Unemployment rate remains at 3.7% but job vacancies fall for eighth month in a row

Record number of people outside the job market due to long-term sickness

Maryam Zakir-Hussain
Tuesday 14 March 2023 07:24 GMT
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The rate of unemployment in the UK has not changed in the three months to January
The rate of unemployment in the UK has not changed in the three months to January (PA)

Unemployment in the UK has not changed despite a fall in job vacancies and a rise in redundancies, new figures have revealed.

The Office for National Statistics said Britain’s unemployment rate held at 3.7 per cent in the three months to January, remaining the same as the previous three months.

However, the data revealed a 51,000 drop in the number of job vacancies to 1.2 million, while the redundancy rate edged higher.

Figures also showed there were 220,000 days lost to strike action in January, down from 822,000 in December, with schools the hardest hit.

Real regular pay fell by 3.5 per cent with Consumer Prices Index (CPI) inflation taken into account, despite declining inflation and a 6.5 per cent increase in regular wages, excluding bonuses.

Although, this was slower than the 6.7 per cent rise in the previous three months.

Darren Morgan, director of economic statistics at the Office for National Statistics, said: “Recent trends have continued, with a slight rise in employment, especially among part-timers.

“Detailed figures from our business surveys also show record numbers of jobs in several sectors, including law and accountancy firms, health, and pubs and restaurants.

“In addition, the number of people neither working nor looking for a job fell overall, driven by a drop in young people.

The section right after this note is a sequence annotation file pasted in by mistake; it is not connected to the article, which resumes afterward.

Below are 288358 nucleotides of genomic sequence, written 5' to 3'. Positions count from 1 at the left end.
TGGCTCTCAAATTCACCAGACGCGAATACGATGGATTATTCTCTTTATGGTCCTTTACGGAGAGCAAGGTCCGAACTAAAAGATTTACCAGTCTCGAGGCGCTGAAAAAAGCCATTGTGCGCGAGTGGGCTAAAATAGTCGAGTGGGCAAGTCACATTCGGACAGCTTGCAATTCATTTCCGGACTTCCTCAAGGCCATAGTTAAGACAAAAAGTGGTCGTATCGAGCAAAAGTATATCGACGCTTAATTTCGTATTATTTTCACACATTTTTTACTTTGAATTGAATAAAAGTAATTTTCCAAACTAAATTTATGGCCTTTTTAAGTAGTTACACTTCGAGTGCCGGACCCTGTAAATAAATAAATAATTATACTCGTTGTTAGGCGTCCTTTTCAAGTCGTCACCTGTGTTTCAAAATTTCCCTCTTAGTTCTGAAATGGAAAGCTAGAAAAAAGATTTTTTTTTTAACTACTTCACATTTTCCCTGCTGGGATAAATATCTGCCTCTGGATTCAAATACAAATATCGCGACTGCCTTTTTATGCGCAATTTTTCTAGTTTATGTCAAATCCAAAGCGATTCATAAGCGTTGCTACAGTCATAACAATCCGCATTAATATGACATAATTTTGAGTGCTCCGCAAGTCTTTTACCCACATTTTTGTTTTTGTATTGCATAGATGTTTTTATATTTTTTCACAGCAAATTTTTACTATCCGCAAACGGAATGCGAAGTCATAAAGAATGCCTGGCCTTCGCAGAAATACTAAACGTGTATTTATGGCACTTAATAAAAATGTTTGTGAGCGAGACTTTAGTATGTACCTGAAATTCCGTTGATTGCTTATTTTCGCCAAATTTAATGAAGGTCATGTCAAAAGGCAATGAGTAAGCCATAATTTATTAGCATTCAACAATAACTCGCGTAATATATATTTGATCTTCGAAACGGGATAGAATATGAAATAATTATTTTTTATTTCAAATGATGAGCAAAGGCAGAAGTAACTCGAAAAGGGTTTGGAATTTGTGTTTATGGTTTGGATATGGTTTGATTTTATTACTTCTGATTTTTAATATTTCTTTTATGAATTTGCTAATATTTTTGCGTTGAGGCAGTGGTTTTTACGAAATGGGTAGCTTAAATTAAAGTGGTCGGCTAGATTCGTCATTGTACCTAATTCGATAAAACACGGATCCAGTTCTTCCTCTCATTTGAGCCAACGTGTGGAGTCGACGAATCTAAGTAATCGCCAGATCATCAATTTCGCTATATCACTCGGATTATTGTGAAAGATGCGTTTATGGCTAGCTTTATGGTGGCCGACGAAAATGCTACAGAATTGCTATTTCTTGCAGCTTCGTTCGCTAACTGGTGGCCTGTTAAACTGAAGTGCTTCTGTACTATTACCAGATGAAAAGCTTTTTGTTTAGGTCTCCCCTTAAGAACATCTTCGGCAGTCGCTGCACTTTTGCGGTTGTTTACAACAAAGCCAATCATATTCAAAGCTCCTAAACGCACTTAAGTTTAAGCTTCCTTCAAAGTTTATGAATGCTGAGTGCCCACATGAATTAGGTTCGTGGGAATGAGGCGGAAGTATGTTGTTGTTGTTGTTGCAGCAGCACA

Unemployment has not changed despite a fall in job vacancies and a rise in redundancies, ONS data reveals
Unemployment has not changed despite a fall in job vacancies and a rise in redundancies, ONS data reveals (PA)

“However, a record number of people were completely outside the labour market due to long-term sickness.

“Although the inflation rate has come down a little, it’s still outstripping earnings growth, meaning real pay continues to fall.”

Chancellor Jeremy Hunt said: “The jobs market remains strong, but inflation remains too high.

“To help people’s wages go further, we need to stick to our plan to halve inflation this year.

“Tomorrow at the Budget, I will set out how we will go further to bear down on inflation, reduce debt and grow the economy, including by helping more people back into work.”

Jeremy Hunt says inflation remains too high despite ‘strong’ job market
Jeremy Hunt says inflation remains too high despite ‘strong’ job market (PA)

Minister for employment, Guy Opperman, said: “We’ve promised to grow the economy in order to create more well-paid jobs, and we want everyone to have the same opportunity for a fulfilling work life. That’s why we’re focused on tackling inactivity, and it is encouraging to see even more people moving into jobs or taking steps to search for work.

“We are always looking at new ways to support people, including changes we’ve made to universal credit such as cutting the taper rate, increasing work allowances and bringing hundreds of thousands more claimants into closer contact with work coaches to boost their long-term prospects.

Jonathan Ashworth, Labour’s shadow work and pensions secretary, said: “The Tories’ abject failure to support people back to work means there are 234,000 fewer people in employment than before the pandemic.

“While other major economies have bounced back, Britain is languishing under the Tories – and families are paying the price.”

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